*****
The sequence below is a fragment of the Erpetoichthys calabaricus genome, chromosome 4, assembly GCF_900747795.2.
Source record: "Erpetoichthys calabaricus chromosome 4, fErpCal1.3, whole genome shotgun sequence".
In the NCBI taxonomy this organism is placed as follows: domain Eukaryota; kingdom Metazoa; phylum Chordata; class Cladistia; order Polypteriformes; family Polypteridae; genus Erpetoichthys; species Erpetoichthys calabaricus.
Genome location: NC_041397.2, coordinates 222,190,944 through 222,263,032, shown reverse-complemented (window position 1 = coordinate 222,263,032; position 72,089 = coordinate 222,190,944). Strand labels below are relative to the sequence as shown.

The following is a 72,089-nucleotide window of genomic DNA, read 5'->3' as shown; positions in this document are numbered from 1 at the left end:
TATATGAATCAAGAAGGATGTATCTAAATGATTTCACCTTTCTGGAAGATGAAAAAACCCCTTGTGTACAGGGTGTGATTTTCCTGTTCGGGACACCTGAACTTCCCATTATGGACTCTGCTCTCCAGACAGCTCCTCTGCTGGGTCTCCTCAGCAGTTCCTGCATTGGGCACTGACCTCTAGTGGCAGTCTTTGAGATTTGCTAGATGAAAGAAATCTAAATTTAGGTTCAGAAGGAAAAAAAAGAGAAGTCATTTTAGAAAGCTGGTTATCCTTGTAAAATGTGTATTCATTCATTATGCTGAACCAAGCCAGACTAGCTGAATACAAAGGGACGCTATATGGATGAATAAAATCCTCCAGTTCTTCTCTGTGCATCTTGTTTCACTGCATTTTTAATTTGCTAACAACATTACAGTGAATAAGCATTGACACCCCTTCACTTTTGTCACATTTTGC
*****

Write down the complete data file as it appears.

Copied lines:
The sequence below is a fragment of the Erpetoichthys calabaricus genome, chromosome 4, assembly GCF_900747795.2.
Source record: "Erpetoichthys calabaricus chromosome 4, fErpCal1.3, whole genome shotgun sequence".
In the NCBI taxonomy this organism is placed as follows: domain Eukaryota; kingdom Metazoa; phylum Chordata; class Cladistia; order Polypteriformes; family Polypteridae; genus Erpetoichthys; species Erpetoichthys calabaricus.
Genome location: NC_041397.2, coordinates 222,190,944 through 222,263,032, shown reverse-complemented (window position 1 = coordinate 222,263,032; position 72,089 = coordinate 222,190,944). Strand labels below are relative to the sequence as shown.

The following is a 72,089-nucleotide window of genomic DNA, read 5'->3' as shown; positions in this document are numbered from 1 at the left end:
TATATGAATCAAGAAGGATGTATCTAAATGATTTCACCTTTCTGGAAGATGAAAAAACCCCTTGTGTACAGGGTGTGATTTTCCTGTTCGGGACACCTGAACTTCCCATTATGGACTCTGCTCTCCAGACAGCTCCTCTGCTGGGTCTCCTCAGCAGTTCCTGCATTGGGCACTGACCTCTAGTGGCAGTCTTTGAGATTTGCTAGATGAAAGAAATCTAAATTTAGGTTCAGAAGGAAAAAAAAGAGAAGTCATTTTAGAAAGCTGGTTATCCTTGTAAAATGTGTATTCATTCATTATGCTGAACCAAGCCAGACTAGCTGAATACAAAGGGACGCTATATGGATGAATAAAATCCTCCAGTTCTTCTCTGTGCATCTTGTTTCACTGCATTTTTAATTTGCTAACAACATTACAGTGAATAAGCATTGACACCCCTTCACTTTTGTCACATTTTGC